A state permit allowing Nestle to boost the amount of groundwater it pumps in Michigan has been formally challenged.
The Michigan Citizens for Water Conservation (MCWC) filed a May 31 petition to contest the Michigan Department of Environmental Quality permit in state administrative court.
The group, which previously sued Nestle over its water withdrawals in Michigan, claims the state did not follow the law when it conditionally blessed Nestle’s bid to withdrawal more water from a well drawing from a spring aquifer in Osceola County.
The group wants a formal trial-like hearing with expert witnesses before a state administrative law judge, but says its prepared to litigate the case in the judicial court system.
The challenge has been anticipated since April, when the MCWC issued a formal letter requiring the state and Nestle preserve documents that could be relevant to a legal case.
The group contends the DEQ improperly allowed Nestle to increase the water withdrawal rate on its White Pine Springs well near Evart in 2009 and 2015 — increases that occurred without public review because they were below the required legal threshold.
In those approvals and its review of Nestle’s request to max out pumping at 400 gallons-per-minute on the well, the MCWC says the DEQ failed to obtain data on existing conditions in the field and, instead, relied on Nestle-supplied data and computer models.
“The state must not get away with ignoring its public trust responsibilities and illegally granting Nestle the water of the commons to convert to private profit at the expense of our environment and our use,” said MCWC President Peggy Case, of Traverse City.
Nestle spokesperson Arlene Anderson-Vincent said the company has the “highest degree of confidence in the more than 16 years of scientific data supporting our application.”
“We have always been and will continue to be a strong supporter of laws that protect the environment and are committed to helping ensure the sustainability of Michigan’s natural resources,” she said.
Before Nestle can boost the pumping rate, the DEQ must approve a plan to monitor local wetlands and the health of two trout streams fed by the aquifer Nestle taps for water it bottles under the Ice Mountain spring brand in Stanwood.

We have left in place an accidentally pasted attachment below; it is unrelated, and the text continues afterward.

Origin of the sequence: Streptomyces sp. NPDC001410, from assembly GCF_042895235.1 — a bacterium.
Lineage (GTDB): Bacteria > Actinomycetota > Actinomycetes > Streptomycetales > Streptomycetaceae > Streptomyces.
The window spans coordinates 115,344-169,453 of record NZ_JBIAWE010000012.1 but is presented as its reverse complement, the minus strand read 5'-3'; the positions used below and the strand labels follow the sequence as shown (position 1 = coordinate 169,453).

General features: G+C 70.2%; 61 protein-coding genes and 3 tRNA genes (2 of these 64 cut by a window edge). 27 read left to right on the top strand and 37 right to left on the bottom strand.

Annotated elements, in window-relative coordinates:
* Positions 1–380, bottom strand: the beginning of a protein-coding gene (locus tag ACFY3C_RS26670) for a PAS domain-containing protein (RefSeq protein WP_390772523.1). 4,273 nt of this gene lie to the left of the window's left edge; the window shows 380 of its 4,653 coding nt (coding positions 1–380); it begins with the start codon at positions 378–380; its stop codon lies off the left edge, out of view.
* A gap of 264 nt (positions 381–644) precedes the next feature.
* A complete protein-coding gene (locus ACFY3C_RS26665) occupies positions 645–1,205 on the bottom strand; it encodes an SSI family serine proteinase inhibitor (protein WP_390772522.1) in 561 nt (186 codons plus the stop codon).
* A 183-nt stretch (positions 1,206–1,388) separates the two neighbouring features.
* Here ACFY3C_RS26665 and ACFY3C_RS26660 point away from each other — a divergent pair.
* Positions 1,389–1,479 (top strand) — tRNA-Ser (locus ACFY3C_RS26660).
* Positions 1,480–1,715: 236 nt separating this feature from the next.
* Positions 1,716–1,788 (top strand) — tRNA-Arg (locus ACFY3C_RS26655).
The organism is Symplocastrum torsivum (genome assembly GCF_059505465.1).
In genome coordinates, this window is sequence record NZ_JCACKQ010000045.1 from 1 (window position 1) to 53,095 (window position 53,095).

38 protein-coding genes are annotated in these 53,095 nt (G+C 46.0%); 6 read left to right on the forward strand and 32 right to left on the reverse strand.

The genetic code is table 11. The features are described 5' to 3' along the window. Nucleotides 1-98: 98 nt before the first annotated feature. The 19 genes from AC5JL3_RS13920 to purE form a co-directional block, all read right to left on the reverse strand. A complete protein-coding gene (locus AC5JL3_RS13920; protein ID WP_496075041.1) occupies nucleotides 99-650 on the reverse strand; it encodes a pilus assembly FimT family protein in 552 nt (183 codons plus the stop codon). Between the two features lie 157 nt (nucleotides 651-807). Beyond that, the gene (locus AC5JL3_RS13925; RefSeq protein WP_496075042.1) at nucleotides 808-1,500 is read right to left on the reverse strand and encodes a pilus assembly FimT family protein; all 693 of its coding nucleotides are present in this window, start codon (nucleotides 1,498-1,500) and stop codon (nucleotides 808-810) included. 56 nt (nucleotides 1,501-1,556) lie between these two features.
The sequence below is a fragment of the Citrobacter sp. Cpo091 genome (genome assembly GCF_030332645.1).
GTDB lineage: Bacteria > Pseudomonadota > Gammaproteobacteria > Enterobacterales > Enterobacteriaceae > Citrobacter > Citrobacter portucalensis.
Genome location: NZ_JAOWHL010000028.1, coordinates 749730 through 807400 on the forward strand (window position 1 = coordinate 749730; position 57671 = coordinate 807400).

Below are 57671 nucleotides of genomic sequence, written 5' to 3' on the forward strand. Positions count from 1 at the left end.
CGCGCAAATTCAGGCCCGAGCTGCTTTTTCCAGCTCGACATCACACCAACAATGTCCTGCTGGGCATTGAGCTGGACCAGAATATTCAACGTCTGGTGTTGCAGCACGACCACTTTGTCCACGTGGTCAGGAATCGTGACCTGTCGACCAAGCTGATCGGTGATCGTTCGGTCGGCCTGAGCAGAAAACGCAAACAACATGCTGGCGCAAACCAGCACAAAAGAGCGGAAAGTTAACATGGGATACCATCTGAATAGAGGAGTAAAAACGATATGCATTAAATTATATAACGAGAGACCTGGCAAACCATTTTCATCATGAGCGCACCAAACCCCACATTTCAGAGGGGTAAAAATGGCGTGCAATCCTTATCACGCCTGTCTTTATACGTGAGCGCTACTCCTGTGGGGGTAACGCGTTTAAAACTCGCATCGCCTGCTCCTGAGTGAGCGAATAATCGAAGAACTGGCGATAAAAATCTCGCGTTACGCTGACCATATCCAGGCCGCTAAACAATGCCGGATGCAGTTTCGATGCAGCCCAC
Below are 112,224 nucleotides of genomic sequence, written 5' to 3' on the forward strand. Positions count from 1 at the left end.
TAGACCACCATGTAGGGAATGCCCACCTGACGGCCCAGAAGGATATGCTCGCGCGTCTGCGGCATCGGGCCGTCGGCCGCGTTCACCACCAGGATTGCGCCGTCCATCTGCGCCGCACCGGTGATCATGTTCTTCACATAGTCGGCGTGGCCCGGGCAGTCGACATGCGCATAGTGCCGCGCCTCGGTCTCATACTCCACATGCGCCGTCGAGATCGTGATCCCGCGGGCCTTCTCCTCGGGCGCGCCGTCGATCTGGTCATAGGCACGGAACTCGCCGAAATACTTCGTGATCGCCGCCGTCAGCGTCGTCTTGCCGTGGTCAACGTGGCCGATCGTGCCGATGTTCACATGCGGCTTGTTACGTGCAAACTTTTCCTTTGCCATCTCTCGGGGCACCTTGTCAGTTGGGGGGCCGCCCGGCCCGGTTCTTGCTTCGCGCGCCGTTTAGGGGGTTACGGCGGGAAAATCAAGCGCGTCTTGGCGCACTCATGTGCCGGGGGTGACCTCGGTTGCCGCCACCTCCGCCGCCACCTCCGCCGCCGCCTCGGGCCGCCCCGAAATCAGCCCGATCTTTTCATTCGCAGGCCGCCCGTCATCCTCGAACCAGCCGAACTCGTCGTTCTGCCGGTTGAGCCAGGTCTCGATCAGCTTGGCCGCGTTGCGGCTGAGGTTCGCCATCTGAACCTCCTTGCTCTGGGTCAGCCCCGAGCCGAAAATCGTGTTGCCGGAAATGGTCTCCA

The DEQ called its review “the most extensive analysis of any water withdrawal permit in Michigan history.”
DEQ said Friday its legal team had not seen the new petition yet.
The permit decision and preceding deliberations caused an uproar among Michigan citizens, particularly those living in Flint and Detroit — two Michigan cities where residents have separately struggled with water safety and affordability.
A week after announcing issuance of the Nestle’s permit, the state said it was ending bottled water supply to Flint residents because testing showed improved water quality. Both decisions, while legal, have been widely panned in and outside of Michigan.
Nestle subsequently pledged to donate 4,200 cases of water a week to Flint until Labor Day.
Michigan law allows Nestle to withdrawal groundwater from underneath its property for free provided the extraction doesn’t harm the environment or dry up neighboring wells. The company pays an annual $200 paperwork fee for each in-state facility.
A separate local zoning case between Nestle and Osceola Township related to water pipeline infrastructure serving the controversial wellhead is pending at the state court of appeals.
The DEQ’s April 2 approval of Nestle’s permit is highly unpopular with people in Michigan and elsewhere. Of the more than 80,000 comments submitted, only 75 were in support of Nestle.
The case has generated significant national and global attention, and re-ignited a debate about Michigan groundwater water use policy.
“We anticipate that those organizations and individuals who work as defenders of Michigan’s water commons will assist us in paying the bills for this contested permit,” Case said.